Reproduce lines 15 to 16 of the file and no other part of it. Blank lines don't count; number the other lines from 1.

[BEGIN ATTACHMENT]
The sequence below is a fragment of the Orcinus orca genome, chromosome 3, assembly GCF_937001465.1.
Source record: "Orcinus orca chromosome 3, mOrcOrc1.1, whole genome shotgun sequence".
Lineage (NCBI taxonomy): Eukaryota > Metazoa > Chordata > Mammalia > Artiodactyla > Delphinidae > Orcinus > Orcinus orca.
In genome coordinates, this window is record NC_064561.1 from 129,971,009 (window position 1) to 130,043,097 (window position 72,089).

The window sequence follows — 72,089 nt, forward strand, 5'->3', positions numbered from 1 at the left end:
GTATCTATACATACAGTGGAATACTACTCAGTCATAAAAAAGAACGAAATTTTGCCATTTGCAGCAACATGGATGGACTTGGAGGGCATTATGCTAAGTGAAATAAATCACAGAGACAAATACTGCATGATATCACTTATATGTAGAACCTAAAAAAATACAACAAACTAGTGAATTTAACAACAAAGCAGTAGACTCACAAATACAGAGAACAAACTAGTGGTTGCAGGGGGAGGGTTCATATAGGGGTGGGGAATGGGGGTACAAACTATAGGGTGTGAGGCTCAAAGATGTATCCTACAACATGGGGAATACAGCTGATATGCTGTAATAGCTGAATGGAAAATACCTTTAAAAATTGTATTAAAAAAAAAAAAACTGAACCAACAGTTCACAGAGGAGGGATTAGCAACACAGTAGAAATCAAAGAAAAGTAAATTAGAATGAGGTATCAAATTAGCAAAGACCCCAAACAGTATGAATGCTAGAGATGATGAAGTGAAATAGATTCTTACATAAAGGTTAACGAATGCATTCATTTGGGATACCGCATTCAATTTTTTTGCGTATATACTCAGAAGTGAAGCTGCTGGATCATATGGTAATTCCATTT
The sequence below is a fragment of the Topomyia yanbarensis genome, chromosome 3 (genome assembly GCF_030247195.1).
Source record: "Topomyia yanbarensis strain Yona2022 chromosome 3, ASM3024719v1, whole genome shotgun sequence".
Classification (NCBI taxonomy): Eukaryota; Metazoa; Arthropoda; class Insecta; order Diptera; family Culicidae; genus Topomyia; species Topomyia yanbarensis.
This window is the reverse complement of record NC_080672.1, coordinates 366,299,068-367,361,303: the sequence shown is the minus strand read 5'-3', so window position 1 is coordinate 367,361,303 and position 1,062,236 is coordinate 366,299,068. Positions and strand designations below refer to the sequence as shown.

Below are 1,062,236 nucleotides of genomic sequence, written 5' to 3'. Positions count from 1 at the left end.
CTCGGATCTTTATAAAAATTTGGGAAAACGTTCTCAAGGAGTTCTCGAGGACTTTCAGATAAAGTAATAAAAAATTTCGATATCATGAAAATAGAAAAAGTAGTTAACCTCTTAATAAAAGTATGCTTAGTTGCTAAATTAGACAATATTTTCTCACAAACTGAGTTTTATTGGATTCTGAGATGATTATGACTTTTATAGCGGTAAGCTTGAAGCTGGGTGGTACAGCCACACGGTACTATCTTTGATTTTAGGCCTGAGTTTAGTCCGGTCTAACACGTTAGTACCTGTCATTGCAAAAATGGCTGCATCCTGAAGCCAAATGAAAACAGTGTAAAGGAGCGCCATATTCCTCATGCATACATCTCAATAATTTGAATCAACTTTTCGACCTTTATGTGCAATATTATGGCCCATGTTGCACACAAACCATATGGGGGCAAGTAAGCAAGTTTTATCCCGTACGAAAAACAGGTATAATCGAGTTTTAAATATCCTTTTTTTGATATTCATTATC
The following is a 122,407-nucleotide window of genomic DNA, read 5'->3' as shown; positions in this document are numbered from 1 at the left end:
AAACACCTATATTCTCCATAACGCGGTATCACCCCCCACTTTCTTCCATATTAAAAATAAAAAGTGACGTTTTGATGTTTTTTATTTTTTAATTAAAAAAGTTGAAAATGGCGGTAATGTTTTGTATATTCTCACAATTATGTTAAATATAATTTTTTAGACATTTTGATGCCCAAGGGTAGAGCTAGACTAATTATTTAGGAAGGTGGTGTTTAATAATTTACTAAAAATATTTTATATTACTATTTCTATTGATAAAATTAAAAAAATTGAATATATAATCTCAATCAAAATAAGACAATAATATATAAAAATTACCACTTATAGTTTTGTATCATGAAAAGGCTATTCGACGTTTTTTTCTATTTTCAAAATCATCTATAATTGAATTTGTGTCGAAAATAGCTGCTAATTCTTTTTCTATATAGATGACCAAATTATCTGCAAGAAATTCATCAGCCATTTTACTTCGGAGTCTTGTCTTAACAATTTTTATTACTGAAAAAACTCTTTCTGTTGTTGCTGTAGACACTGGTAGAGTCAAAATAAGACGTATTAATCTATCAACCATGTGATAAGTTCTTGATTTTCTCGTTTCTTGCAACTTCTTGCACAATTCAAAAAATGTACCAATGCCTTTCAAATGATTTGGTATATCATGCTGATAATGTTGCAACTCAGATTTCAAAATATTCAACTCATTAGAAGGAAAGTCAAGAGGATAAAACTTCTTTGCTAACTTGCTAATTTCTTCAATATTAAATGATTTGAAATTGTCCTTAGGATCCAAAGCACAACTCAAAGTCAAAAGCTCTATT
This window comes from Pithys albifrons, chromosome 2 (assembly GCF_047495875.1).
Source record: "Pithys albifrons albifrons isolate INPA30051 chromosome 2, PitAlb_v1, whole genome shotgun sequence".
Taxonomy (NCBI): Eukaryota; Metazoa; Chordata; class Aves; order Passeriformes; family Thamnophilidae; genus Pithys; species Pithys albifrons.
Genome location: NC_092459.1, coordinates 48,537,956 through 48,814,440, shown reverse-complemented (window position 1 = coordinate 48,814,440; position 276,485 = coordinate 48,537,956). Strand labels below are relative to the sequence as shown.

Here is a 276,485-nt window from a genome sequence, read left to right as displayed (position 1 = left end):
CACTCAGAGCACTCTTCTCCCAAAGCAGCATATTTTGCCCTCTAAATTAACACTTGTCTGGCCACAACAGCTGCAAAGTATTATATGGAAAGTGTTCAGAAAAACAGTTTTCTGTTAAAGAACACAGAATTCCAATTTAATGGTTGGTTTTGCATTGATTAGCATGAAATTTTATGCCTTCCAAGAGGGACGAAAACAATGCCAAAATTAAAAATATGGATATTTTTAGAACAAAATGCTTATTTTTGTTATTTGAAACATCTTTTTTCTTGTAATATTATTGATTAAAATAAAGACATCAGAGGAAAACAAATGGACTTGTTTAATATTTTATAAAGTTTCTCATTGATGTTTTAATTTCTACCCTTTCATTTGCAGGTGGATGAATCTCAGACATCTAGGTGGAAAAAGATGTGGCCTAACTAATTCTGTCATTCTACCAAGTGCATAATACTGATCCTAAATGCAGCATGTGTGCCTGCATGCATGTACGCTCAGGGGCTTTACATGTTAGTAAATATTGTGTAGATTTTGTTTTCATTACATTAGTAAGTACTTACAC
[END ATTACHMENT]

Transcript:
This window comes from Pithys albifrons, chromosome 2 (assembly GCF_047495875.1).
Source record: "Pithys albifrons albifrons isolate INPA30051 chromosome 2, PitAlb_v1, whole genome shotgun sequence".